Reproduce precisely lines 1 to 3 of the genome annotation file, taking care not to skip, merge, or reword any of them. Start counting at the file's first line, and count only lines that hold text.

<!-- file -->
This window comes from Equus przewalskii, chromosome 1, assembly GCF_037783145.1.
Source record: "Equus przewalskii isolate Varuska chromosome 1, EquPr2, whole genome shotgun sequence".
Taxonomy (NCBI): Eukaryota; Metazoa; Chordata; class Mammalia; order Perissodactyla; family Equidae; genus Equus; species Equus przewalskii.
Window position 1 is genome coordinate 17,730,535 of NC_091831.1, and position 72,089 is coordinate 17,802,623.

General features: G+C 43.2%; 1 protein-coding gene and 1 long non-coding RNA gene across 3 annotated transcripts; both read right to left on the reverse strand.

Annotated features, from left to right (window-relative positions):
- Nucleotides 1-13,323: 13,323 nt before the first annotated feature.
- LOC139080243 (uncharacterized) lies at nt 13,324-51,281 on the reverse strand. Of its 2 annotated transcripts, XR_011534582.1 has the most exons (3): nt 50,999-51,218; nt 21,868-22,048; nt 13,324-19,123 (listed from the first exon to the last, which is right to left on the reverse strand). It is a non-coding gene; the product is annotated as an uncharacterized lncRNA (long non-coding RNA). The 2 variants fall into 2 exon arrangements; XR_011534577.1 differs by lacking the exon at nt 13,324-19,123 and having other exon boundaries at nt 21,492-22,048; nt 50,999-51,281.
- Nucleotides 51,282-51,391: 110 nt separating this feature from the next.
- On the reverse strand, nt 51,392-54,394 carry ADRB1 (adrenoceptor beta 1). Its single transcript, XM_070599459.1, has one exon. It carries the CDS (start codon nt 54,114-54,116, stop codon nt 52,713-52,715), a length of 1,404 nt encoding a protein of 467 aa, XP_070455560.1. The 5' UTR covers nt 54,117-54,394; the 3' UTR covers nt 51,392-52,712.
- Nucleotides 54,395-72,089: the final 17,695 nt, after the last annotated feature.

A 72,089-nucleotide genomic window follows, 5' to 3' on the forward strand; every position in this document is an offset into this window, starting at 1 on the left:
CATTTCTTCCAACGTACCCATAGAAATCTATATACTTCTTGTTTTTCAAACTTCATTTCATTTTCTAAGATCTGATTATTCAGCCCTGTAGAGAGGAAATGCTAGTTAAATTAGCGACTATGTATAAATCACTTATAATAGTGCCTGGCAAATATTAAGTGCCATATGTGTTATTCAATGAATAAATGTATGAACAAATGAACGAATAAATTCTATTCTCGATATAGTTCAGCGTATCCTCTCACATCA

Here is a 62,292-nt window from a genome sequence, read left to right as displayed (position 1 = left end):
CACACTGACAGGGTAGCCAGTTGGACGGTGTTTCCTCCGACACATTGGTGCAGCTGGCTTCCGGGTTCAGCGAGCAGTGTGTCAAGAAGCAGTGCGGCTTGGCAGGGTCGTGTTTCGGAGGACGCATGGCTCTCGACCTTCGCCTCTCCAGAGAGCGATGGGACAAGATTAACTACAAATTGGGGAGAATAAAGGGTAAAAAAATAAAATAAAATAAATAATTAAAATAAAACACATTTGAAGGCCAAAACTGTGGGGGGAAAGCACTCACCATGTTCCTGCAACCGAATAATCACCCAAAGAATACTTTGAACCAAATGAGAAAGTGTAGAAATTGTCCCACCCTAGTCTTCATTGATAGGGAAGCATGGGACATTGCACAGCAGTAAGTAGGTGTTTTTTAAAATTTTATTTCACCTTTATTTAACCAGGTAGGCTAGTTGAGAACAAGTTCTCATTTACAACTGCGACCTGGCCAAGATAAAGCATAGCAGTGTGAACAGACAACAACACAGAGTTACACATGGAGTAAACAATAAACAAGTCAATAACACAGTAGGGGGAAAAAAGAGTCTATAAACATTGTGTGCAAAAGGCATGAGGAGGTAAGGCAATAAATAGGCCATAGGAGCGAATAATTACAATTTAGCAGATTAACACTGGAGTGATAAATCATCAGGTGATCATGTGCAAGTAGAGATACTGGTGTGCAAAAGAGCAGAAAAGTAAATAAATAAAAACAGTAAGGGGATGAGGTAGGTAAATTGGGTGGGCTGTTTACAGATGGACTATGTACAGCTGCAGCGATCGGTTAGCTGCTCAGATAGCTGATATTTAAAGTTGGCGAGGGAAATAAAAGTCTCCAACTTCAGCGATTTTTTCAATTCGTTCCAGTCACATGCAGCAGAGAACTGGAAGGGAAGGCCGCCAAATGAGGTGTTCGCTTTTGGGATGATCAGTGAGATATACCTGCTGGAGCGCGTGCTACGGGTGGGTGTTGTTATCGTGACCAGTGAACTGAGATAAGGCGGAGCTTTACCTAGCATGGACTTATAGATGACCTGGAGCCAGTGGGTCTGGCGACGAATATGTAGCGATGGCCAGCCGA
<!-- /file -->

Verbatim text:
This window comes from Equus przewalskii, chromosome 1, assembly GCF_037783145.1.
Source record: "Equus przewalskii isolate Varuska chromosome 1, EquPr2, whole genome shotgun sequence".
Taxonomy (NCBI): Eukaryota; Metazoa; Chordata; class Mammalia; order Perissodactyla; family Equidae; genus Equus; species Equus przewalskii.